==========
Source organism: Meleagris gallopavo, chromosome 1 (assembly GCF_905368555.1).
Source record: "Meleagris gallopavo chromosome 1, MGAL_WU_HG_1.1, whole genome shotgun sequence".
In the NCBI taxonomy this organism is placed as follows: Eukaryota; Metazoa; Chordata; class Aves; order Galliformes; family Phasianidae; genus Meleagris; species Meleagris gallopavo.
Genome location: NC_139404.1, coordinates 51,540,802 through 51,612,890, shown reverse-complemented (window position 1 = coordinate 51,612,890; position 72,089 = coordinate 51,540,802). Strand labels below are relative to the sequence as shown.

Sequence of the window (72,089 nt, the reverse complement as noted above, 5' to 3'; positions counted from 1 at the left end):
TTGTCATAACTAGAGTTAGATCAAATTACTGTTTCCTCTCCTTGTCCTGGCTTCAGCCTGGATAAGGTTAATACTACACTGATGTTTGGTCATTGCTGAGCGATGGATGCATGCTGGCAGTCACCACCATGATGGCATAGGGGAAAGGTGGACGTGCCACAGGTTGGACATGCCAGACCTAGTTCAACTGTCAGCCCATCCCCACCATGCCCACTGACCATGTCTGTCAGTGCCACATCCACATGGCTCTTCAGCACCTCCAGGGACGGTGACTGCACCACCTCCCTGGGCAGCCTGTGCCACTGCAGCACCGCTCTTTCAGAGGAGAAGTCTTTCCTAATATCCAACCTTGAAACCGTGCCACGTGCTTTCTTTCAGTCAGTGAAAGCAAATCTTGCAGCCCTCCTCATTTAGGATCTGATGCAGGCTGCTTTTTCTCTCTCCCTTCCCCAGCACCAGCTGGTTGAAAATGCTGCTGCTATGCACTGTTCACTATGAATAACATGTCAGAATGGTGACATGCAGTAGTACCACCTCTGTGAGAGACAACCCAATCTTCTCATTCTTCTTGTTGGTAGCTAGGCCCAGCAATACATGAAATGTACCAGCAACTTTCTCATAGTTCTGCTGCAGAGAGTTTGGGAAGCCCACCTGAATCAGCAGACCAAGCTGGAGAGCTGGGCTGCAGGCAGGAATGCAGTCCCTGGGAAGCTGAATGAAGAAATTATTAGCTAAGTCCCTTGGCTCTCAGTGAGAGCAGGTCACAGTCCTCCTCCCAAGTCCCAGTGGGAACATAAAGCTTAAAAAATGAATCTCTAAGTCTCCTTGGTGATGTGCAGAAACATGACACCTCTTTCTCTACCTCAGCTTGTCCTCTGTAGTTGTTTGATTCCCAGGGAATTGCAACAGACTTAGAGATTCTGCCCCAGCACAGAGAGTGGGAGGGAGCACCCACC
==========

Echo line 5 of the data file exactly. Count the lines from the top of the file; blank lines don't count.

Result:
Sequence of the window (72,089 nt, the reverse complement as noted above, 5' to 3'; positions counted from 1 at the left end):